Flight diverted after 'unruly passenger' attempts to open exit door mid-flight
An American Airlines flight bound for Dallas from Chicago was forced to make an emergency landing after a passenger tried to open the emergency exit door while in the air.
American Airlines Flight 2300 left O'Hare International Airport Tuesday and was less than 45 minutes into its flight to Dallas/Fort Worth International Airport when the plane had to be diverted to St. Louis, Missouri, because of the unidentified "unruly passenger," the airline said in a statement Wednesday.
"He started coming at the door," passenger Jonathan Cowan told ABC News. "He just had these big, black gazing eyes. There was really no emotion. ... He had all the door levers being flipped up. He was just going at it, attacking it."
Airline experts said the man couldn't get the exit open, however, because emergency doors are kept sealed during flight by cabin pressure inside the plane.
Others on board were quick to subdue the unruly passenger.
"I got him to the ground, pinned him," Cowan said. "A couple other gentlemen got on back of me and helped pin him down."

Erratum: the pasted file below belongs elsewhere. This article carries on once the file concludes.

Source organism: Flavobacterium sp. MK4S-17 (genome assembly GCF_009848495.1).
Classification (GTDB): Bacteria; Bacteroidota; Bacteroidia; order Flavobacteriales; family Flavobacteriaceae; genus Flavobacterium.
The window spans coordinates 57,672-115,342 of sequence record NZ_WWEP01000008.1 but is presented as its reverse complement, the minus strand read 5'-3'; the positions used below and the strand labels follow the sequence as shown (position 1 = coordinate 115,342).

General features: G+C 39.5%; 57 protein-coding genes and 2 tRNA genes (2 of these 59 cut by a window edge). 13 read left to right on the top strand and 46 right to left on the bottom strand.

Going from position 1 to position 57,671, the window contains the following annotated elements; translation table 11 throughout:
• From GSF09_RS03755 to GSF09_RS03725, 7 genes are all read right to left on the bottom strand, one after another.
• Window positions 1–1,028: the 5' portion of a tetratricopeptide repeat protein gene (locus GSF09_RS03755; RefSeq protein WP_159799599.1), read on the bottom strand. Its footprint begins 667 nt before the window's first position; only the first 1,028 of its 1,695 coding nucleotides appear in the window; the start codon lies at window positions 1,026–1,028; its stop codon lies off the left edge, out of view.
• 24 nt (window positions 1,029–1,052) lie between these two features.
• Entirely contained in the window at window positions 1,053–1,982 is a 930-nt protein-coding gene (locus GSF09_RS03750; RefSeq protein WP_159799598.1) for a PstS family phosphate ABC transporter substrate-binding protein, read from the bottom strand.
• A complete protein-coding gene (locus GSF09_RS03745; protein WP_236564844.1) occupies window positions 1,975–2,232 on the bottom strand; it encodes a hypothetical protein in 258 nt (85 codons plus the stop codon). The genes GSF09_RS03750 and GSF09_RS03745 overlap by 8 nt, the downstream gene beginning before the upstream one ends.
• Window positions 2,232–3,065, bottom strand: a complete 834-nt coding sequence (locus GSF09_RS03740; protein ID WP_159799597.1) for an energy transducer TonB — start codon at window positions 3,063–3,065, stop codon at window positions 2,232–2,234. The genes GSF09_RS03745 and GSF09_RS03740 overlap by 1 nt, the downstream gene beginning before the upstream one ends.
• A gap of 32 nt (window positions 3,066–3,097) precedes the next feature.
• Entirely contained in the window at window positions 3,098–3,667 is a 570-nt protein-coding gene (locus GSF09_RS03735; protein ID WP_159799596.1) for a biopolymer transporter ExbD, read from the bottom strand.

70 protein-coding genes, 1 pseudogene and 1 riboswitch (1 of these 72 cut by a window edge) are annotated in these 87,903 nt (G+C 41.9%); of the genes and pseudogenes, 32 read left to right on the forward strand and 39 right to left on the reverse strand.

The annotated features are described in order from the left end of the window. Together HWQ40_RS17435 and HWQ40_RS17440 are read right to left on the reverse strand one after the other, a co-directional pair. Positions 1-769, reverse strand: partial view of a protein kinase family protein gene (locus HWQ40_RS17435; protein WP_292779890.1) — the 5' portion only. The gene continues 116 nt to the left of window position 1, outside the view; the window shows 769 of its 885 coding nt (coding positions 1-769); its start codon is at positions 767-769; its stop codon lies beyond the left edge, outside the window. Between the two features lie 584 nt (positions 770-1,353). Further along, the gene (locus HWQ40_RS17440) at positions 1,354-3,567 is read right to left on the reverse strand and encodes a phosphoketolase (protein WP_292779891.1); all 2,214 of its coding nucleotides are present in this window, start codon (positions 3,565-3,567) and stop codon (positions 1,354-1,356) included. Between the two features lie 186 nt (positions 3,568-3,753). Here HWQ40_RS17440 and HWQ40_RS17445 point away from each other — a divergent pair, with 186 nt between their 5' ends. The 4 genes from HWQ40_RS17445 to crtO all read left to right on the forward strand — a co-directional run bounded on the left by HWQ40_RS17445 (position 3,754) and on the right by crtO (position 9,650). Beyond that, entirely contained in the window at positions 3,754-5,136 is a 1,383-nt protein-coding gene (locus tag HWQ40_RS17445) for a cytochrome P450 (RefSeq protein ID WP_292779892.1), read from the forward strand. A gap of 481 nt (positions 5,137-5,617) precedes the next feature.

Another passenger said that after the man attempted to open the exit door, passengers were the first to take action and then flight attendants assisted.
"The aircraft landed safely and law enforcement met it upon arrival," American Airlines said in its statement. "There were no injuries to passengers or crew members. We thank our crew members for their quick action to ensure the safety of everyone on board and providing excellent care to our customers during a difficult situation."
The man was tied up and held down until the plane landed in St. Louis. Video shared by passengers showed the unidentified man being detained by authorities and later removed from the aircraft in St. Louis.
An FBI spokesman in St. Louis said that the agency had coordinated with airport police during the incident and that no one had been arrested. The man was released without charges.
"There was no nexus to terrorism or criminal activity," the spokesman told ABC News on Wednesday.
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